The coming “silver tsunami” of elderly patients requiring healthcare services is well documented. And while medical professionals are working on the front end to improve wellness and preventive care, architects and designers of healthcare spaces are charged with doing what they can to accommodate the current swell of elderly patients using those facilities.

In their 2012 HEALTHCARE DESIGN Conference session titled “Elder-Friendly Healthcare Environments,” Joyce Polhamus, vice president, and Alexis Denton, architect, for SmithGroupJJR offered plenty of statistics to support the need for more senior-centric design and architectural elements. Twenty percent of those 75 or older experience 10 or more healthcare visits per year to manage chronic illnesses; 60 percent have 5 visits or more. And the growing population of the “oldest old”—those aged 85 and up—is affecting both acute and ambulatory care facilities, which means that everyone needs to keep in mind design elements that may cause problems for those with physical, sensory, and cognitive challenges.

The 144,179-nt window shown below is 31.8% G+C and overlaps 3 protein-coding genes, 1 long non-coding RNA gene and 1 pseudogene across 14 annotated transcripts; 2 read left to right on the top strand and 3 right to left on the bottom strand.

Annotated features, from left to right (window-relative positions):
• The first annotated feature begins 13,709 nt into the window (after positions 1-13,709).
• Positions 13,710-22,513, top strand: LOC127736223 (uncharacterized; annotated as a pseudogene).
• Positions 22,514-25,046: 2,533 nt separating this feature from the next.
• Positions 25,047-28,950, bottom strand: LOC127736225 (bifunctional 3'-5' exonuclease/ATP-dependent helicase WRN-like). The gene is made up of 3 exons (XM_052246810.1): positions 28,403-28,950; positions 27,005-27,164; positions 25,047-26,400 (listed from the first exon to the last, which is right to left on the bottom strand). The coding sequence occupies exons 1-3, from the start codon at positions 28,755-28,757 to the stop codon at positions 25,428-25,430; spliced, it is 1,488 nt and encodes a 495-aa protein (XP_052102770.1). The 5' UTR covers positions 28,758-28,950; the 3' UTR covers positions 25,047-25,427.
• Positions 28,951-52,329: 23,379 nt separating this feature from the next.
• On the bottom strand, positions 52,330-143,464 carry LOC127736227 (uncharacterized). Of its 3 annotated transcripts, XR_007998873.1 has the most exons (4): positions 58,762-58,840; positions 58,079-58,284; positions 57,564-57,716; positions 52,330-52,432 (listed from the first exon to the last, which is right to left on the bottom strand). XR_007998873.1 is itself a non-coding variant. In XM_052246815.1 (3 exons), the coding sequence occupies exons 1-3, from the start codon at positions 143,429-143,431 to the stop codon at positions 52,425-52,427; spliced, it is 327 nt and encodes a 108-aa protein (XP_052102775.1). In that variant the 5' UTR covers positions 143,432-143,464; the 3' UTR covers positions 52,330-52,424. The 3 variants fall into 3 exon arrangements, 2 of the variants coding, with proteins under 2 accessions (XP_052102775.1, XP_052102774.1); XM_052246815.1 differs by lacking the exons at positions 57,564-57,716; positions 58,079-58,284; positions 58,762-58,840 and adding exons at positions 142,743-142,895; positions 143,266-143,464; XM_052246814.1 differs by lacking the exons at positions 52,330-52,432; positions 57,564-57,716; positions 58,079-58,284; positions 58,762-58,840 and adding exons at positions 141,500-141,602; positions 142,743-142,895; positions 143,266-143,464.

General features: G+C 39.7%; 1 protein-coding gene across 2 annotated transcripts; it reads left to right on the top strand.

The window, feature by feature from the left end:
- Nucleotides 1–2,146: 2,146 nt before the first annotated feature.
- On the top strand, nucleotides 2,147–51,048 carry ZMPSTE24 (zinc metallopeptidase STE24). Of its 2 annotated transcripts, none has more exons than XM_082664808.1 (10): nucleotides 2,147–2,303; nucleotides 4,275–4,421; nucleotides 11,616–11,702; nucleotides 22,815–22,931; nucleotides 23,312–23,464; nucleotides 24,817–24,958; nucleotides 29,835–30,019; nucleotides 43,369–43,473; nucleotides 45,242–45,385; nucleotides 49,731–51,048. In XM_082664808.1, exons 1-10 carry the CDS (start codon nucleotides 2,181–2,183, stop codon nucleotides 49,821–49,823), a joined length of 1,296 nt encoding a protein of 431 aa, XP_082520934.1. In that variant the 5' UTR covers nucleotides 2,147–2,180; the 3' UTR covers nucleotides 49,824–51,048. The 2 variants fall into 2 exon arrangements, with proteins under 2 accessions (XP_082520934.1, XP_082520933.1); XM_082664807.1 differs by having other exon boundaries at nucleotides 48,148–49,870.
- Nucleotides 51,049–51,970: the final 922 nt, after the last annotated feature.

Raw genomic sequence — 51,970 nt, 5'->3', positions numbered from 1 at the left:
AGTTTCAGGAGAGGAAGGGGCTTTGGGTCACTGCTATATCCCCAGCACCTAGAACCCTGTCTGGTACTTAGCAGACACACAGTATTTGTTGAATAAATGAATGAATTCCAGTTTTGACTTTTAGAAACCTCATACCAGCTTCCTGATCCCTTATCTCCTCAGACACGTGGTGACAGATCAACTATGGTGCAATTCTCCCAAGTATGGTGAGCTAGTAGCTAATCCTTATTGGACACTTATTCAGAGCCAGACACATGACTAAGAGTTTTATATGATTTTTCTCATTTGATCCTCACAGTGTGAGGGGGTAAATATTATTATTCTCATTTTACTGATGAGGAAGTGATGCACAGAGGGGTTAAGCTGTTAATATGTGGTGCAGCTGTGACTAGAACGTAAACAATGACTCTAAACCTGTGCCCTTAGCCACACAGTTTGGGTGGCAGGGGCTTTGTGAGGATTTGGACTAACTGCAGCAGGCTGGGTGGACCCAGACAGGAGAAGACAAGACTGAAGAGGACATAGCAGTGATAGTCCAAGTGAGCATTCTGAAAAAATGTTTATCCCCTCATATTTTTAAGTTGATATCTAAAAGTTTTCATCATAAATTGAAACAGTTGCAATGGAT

Beyond the statistics, though, the presenters put a personal spin on the numbers when Denton shared video clips of her 94-year-old grandfather as he arrived for a routine doctor’s appointment, navigated the office, and left for home. Her grandfather uses a cane and a walker, has significant hearing loss, but has no major cognitive issues. Denton’s mother accompanied him on the visit—as is the case for many older patients, which raises issues of accommodating these caregivers within the healthcare space, as well.

The videos put a human face on challenges common for many elders, including difficulty in moving from bright light (outside) to low light (right inside the facility), distinguishing where the wall meets the floor in rooms that don’t provide high contrast color differentiation, and lack of clearance near doorways to accommodate assistance devices like walkers.